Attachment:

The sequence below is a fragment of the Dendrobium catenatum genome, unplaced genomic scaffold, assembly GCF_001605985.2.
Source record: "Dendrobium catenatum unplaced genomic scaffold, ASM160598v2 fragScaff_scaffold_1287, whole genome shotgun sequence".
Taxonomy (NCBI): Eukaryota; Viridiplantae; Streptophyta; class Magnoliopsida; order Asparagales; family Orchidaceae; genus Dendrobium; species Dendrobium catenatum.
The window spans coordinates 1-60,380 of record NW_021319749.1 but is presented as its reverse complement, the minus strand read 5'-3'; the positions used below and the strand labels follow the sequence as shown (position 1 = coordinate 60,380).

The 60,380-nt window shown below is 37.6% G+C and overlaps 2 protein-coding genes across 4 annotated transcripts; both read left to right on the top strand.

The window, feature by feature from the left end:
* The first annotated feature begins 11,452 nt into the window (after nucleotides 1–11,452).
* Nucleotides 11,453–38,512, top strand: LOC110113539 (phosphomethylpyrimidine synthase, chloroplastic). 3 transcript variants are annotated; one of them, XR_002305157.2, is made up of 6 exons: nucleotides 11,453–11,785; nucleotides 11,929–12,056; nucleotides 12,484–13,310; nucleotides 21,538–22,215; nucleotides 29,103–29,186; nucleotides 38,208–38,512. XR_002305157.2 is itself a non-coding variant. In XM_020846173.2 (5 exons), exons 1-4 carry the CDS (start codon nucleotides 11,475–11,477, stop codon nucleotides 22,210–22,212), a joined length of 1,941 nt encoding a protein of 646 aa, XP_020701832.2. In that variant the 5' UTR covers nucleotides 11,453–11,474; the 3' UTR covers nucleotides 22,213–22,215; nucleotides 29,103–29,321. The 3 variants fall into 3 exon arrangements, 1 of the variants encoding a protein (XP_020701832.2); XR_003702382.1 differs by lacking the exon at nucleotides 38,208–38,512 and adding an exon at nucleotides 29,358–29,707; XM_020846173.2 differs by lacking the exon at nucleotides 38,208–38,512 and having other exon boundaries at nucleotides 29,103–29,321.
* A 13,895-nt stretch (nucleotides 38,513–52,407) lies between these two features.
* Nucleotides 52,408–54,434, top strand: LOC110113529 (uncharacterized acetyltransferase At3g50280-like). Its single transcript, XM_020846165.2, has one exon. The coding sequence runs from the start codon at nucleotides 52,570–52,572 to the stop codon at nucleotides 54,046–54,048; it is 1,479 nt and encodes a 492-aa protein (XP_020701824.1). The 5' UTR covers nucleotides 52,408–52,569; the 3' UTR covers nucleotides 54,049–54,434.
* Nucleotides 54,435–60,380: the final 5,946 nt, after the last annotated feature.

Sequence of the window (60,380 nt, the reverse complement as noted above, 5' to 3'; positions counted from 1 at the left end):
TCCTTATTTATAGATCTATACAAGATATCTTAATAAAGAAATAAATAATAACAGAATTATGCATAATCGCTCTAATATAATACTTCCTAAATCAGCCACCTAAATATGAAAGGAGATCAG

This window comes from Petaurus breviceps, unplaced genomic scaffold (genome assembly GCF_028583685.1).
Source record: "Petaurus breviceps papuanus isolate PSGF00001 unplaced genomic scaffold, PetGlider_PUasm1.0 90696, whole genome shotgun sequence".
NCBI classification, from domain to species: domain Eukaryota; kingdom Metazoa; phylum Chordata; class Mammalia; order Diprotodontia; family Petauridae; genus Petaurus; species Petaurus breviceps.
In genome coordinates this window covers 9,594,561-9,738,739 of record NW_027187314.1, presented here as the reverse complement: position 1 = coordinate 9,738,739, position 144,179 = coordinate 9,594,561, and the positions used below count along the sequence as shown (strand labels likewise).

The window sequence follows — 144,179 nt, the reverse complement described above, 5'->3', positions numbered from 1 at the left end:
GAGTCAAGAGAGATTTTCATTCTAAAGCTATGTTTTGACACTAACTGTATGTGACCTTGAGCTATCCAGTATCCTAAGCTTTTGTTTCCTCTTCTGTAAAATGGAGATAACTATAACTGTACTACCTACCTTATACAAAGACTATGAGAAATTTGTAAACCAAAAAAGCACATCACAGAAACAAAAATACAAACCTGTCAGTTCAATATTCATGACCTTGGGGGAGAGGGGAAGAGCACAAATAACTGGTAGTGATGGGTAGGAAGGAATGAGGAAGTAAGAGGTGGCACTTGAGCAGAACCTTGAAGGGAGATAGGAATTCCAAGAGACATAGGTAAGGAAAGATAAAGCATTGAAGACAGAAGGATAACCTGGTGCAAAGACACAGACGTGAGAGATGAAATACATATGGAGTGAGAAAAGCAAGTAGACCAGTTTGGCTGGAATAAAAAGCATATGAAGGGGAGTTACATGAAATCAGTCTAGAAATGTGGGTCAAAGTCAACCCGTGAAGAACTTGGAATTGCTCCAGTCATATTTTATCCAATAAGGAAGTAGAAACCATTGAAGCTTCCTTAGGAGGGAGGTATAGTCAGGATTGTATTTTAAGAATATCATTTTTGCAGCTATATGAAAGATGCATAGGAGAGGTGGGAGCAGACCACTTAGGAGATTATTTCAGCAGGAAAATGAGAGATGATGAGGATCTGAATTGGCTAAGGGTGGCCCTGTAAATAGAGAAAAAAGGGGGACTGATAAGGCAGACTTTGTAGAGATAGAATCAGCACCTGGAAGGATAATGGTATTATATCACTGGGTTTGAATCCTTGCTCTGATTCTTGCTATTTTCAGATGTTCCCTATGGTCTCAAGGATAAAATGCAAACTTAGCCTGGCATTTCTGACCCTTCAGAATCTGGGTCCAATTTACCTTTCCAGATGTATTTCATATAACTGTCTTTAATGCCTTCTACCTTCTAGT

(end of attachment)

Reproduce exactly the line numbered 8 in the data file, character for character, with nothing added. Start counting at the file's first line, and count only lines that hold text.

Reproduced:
* Nucleotides 11,453–38,512, top strand: LOC110113539 (phosphomethylpyrimidine synthase, chloroplastic). 3 transcript variants are annotated; one of them, XR_002305157.2, is made up of 6 exons: nucleotides 11,453–11,785; nucleotides 11,929–12,056; nucleotides 12,484–13,310; nucleotides 21,538–22,215; nucleotides 29,103–29,186; nucleotides 38,208–38,512. XR_002305157.2 is itself a non-coding variant. In XM_020846173.2 (5 exons), exons 1-4 carry the CDS (start codon nucleotides 11,475–11,477, stop codon nucleotides 22,210–22,212), a joined length of 1,941 nt encoding a protein of 646 aa, XP_020701832.2. In that variant the 5' UTR covers nucleotides 11,453–11,474; the 3' UTR covers nucleotides 22,213–22,215; nucleotides 29,103–29,321. The 3 variants fall into 3 exon arrangements, 1 of the variants encoding a protein (XP_020701832.2); XR_003702382.1 differs by lacking the exon at nucleotides 38,208–38,512 and adding an exon at nucleotides 29,358–29,707; XM_020846173.2 differs by lacking the exon at nucleotides 38,208–38,512 and having other exon boundaries at nucleotides 29,103–29,321.